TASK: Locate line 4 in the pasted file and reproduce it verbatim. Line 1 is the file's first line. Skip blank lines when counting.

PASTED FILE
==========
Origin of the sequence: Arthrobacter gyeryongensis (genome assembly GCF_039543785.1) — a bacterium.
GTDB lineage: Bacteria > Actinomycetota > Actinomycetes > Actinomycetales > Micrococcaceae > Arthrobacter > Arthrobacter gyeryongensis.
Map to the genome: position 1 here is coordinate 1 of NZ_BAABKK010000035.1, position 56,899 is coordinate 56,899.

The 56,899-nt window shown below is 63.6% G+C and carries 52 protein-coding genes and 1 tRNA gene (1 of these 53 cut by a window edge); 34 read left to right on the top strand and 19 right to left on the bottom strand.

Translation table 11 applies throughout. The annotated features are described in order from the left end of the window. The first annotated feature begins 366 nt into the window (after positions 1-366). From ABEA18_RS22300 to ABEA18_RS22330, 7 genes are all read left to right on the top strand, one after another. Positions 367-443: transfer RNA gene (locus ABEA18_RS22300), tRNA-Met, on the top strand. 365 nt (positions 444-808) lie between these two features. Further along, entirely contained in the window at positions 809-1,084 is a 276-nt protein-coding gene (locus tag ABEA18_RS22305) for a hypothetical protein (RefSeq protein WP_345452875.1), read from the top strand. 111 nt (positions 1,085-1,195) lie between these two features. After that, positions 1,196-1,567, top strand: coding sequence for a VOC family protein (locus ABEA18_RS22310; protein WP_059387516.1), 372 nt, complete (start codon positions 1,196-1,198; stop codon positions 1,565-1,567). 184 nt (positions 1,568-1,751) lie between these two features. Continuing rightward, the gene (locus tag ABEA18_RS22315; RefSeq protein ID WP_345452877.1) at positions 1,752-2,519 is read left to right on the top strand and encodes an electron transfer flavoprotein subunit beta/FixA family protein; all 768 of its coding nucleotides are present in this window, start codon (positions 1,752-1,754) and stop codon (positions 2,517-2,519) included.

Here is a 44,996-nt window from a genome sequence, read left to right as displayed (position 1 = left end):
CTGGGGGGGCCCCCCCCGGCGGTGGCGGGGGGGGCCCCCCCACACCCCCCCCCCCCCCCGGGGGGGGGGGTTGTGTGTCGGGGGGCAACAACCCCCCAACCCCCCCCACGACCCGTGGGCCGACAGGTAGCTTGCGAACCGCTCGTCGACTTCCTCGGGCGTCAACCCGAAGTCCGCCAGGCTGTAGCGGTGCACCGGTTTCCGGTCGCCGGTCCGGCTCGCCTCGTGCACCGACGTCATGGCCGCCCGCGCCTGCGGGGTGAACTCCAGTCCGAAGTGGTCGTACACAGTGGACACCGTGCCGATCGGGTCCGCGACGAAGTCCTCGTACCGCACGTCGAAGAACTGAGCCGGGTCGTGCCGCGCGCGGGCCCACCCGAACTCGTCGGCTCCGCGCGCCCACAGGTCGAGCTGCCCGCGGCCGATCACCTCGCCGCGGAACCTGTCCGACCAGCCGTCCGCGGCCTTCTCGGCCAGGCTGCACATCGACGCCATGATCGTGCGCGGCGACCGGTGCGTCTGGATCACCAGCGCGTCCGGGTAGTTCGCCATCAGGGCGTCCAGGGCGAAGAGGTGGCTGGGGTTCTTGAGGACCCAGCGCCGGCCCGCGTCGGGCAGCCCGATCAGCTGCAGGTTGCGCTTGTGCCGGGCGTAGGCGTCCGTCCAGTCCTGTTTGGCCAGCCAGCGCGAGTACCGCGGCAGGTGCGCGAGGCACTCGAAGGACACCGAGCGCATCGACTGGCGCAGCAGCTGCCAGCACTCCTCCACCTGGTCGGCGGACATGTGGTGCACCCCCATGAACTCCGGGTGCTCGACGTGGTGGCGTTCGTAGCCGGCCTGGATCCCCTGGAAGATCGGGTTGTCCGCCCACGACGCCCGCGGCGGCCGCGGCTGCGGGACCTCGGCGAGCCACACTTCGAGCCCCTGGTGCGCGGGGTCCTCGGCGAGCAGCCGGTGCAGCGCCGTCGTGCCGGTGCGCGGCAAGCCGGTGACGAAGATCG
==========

The 56,899-nt window shown below is 63.6% G+C and carries 52 protein-coding genes and 1 tRNA gene (1 of these 53 cut by a window edge); 34 read left to right on the top strand and 19 right to left on the bottom strand.